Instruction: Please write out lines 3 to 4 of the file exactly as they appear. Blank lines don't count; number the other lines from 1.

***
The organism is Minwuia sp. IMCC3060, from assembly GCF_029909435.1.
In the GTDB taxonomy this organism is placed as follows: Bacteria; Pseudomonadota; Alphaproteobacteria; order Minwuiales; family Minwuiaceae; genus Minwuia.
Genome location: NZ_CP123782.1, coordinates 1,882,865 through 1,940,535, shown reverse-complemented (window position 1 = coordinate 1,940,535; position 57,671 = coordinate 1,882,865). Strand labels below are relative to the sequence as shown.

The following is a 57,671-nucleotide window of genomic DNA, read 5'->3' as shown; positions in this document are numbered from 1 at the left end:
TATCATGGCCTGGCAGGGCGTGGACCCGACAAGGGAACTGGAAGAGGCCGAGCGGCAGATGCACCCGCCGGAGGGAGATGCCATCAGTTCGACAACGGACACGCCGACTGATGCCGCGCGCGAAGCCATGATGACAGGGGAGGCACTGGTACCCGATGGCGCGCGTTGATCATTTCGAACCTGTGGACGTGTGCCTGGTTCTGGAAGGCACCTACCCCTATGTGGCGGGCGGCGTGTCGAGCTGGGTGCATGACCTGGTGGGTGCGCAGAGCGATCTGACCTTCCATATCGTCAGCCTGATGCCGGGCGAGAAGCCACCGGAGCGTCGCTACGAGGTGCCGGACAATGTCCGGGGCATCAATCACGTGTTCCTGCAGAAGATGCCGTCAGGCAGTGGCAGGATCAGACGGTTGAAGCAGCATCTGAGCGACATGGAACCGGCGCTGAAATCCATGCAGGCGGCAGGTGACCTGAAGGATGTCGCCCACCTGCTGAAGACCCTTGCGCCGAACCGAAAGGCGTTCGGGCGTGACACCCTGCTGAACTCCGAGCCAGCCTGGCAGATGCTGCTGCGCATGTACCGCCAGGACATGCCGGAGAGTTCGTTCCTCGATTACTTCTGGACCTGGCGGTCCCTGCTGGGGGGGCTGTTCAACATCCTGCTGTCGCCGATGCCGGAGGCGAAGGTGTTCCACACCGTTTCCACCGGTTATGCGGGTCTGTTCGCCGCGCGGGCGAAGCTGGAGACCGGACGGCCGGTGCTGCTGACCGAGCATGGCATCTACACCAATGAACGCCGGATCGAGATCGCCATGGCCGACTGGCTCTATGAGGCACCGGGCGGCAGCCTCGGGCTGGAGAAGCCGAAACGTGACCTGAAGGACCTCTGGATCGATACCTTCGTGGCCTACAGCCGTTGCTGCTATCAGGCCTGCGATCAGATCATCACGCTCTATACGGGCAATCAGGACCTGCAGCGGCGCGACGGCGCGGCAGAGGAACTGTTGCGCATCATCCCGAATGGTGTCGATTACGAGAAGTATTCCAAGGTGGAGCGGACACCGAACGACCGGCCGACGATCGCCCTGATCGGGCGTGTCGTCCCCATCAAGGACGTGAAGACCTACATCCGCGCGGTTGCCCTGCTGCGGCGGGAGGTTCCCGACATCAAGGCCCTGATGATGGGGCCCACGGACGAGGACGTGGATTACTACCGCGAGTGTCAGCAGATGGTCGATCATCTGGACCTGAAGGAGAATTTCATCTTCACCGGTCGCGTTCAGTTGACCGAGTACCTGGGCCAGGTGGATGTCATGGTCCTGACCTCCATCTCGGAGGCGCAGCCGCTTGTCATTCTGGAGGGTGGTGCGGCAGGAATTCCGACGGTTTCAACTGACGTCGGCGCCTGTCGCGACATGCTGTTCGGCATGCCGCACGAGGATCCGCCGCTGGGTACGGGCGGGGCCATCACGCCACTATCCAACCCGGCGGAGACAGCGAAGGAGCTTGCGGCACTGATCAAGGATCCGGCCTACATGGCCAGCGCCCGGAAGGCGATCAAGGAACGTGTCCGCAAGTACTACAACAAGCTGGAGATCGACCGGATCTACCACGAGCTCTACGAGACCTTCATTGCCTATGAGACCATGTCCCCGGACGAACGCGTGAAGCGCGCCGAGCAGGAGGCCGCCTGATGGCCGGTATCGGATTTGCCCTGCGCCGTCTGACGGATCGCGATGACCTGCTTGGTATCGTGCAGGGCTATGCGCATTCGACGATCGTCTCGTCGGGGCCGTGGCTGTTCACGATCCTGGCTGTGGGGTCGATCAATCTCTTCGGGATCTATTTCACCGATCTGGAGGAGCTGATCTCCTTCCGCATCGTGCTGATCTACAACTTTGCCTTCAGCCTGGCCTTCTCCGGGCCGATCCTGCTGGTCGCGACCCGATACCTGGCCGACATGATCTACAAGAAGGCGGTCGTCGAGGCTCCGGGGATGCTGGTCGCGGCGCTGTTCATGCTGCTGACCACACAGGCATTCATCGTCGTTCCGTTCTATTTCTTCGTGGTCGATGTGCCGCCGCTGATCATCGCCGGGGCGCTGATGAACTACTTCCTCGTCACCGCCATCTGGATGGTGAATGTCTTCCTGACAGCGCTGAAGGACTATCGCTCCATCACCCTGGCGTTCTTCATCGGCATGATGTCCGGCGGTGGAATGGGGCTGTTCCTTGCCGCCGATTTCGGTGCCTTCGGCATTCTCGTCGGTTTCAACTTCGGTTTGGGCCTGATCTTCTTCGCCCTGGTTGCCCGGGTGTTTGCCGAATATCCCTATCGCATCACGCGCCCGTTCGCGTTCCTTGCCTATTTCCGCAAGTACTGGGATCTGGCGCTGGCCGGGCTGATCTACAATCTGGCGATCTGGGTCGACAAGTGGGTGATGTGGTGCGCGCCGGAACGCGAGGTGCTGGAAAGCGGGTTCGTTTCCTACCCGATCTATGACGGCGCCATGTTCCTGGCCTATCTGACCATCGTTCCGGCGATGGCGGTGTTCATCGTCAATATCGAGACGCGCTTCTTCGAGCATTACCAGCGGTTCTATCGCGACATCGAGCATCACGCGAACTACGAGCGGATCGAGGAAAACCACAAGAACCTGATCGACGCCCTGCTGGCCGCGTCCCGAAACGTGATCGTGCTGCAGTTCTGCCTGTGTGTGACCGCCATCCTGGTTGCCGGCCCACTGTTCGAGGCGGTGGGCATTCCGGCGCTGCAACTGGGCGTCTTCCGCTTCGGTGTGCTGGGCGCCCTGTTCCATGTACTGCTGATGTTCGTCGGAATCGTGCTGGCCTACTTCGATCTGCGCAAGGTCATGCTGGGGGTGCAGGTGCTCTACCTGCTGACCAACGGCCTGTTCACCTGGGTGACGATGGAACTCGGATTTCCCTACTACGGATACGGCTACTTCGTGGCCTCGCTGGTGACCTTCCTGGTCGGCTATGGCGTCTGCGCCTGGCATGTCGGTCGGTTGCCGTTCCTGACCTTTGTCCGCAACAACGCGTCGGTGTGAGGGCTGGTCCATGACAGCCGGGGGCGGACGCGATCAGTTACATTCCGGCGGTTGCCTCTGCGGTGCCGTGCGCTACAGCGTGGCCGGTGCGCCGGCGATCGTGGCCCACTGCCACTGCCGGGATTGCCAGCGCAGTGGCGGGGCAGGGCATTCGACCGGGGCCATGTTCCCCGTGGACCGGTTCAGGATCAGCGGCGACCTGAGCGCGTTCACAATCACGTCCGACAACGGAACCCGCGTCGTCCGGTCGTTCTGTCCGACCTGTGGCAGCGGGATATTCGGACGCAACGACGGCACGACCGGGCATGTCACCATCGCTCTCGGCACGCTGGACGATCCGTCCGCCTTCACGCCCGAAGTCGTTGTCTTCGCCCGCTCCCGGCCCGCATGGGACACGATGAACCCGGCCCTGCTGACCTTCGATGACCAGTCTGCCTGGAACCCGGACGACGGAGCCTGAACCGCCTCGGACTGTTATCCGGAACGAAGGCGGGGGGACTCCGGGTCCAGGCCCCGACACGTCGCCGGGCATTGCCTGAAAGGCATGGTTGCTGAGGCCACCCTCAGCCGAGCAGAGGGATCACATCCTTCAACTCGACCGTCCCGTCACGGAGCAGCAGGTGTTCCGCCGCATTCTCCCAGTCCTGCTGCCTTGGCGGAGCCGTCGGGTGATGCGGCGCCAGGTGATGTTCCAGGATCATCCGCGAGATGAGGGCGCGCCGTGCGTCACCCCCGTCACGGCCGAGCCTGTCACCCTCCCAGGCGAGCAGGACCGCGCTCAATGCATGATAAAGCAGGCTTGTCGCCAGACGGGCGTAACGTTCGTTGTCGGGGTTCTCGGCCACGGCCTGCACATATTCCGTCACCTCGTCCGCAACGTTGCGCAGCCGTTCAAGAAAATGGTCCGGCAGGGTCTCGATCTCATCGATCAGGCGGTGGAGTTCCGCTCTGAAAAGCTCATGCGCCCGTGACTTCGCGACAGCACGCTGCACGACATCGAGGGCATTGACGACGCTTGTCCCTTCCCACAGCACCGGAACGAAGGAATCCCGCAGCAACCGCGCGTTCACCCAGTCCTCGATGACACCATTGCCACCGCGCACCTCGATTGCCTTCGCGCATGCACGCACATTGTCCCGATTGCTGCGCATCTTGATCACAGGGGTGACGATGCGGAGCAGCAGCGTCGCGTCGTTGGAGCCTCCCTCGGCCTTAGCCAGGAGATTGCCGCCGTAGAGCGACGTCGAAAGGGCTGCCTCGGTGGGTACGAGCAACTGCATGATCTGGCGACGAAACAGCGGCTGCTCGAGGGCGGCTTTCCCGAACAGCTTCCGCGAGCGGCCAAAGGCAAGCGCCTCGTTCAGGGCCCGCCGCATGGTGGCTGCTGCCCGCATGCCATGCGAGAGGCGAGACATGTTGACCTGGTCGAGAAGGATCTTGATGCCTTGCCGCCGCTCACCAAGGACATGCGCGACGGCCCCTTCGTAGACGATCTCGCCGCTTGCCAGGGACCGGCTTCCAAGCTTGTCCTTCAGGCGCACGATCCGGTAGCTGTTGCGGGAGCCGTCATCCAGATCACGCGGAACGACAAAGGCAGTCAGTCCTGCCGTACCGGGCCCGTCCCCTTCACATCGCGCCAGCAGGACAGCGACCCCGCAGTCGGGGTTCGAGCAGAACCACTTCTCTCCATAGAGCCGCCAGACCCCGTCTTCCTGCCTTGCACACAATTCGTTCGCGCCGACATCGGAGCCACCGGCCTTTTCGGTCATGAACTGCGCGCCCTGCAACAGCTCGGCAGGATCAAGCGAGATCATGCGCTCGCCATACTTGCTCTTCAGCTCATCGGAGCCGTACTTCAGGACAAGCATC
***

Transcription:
Genome location: NZ_CP123782.1, coordinates 1,882,865 through 1,940,535, shown reverse-complemented (window position 1 = coordinate 1,940,535; position 57,671 = coordinate 1,882,865). Strand labels below are relative to the sequence as shown.

The following is a 57,671-nucleotide window of genomic DNA, read 5'->3' as shown; positions in this document are numbered from 1 at the left end: